But in saying that I do not believe that at any point in the century England was really ready for, or would have been improved by, the kind of concentrating and unifying system of National Education to which I referred at the beginning of this lecture, I am far from meaning to deny that such a system has not in itself great advantages as well as great drawbacks. There is, of course, no country in which the extreme type of educational unity has been seriously attempted, but there are approximations to such a system, which is indeed, in itself, an economical arrangement and permits effective use of a minimum expenditure of money, knowledge and effort. It slowly but certainly produces a really learned profession of
teachers. Its organization holds up and holds together a great deal of literary and intellectual interest which would otherwise tend to lose itself in other pursuits, and thus, under certain conditions of thought, the system consolidates a sort of intellectual barrier against various kinds of eruptive disorder from above and below. And in its general operation it tends to be an equalising movement, to lessen the gap between extremes, to do more for the average, than for the exceptional, individual. Perhaps in the process it squeezes out minor originalities, but it is doubtful whether, in association with other related forms of national discipline, such as compulsory military service, it does not produce other compensatory virtues.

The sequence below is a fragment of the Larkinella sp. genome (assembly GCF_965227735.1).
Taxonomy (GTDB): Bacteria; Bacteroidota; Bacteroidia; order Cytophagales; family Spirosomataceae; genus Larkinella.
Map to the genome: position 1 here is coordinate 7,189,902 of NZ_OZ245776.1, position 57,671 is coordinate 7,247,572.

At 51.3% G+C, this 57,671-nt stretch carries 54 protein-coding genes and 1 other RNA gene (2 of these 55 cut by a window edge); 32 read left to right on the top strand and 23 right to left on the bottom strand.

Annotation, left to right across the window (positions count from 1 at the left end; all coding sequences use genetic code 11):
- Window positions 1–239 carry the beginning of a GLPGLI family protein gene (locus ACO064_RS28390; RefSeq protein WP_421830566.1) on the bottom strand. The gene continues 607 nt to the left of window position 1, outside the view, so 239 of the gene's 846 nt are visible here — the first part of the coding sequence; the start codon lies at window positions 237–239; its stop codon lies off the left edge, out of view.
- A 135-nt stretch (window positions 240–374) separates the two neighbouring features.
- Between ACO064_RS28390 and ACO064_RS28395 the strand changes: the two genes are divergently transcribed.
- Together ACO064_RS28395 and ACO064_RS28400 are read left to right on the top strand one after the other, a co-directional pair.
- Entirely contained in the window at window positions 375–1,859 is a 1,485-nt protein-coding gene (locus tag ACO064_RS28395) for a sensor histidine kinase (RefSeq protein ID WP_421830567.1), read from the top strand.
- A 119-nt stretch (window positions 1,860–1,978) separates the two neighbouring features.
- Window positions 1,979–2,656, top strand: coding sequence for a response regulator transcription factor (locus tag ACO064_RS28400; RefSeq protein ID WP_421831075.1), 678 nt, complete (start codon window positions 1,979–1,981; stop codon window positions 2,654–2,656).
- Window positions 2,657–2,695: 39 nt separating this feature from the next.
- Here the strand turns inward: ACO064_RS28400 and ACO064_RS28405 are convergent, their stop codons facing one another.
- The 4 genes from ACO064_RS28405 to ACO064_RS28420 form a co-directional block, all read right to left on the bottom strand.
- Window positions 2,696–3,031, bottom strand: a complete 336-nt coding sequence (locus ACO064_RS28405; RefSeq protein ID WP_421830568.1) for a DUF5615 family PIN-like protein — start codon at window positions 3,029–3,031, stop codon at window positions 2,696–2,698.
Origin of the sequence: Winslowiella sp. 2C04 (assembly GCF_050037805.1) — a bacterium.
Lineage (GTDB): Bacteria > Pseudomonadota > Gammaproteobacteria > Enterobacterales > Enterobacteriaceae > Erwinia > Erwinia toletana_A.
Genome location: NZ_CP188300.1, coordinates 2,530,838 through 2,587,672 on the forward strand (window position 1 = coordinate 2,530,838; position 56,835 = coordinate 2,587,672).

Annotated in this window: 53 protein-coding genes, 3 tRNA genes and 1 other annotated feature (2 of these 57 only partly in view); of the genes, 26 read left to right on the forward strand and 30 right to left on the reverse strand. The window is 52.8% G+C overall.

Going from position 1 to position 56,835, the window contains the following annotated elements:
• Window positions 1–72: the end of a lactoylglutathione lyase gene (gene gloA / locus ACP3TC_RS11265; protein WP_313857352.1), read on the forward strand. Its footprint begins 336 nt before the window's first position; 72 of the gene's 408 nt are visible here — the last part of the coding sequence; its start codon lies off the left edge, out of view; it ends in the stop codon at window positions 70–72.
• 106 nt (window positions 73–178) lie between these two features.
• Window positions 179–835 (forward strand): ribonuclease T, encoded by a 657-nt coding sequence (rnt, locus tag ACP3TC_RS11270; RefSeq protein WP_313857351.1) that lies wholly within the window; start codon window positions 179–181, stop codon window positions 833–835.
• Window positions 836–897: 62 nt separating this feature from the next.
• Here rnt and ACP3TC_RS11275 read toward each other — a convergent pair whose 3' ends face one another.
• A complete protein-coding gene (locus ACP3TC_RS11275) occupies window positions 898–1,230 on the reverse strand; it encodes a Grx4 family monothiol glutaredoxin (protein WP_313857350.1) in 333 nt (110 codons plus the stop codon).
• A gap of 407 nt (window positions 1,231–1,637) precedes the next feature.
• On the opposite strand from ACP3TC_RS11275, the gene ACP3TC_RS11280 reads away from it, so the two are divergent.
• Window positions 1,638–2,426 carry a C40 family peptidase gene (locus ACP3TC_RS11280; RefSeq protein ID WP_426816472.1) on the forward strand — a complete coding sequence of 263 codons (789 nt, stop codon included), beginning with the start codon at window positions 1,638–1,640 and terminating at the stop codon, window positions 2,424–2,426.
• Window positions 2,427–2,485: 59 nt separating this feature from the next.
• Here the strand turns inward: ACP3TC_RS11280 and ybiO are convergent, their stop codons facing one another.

On the other hand, if I may venture to express a tentative opinion, is not this, like all big machines, liable to produce too much of a given commodity and to be in danger of flooding Europe with people whose education has been in too literary a groove, and who without being specially fitted for intellectual pursuits have been a little spoiled for other things? By means of an elaborately organised system of higher education, it seems possible to overstimulate the intellectual susceptibility of large numbers of people of mediocre talent, without adding much to the sound stock of critical or practical judgment possessed by the nation. Granted to the full that in all callings there is a growing need for intellectual efficiency and alertness, it nevertheless remains true that there is also more need than ever for sturdiness and independence of individual judgment, and for power to resist whatever be the extravagant intellectual fashion of the hour, especially during a period of momentous change in our knowledge of nature and in our conceptions of the significance and possibilities of human life. A system of education is hurtful if it makes people intellectually impressionable without increasing at the same time their reserve of moral strength. Furthermore rules which shut out from professional careers all who have not passed through a prescribed course of secondary education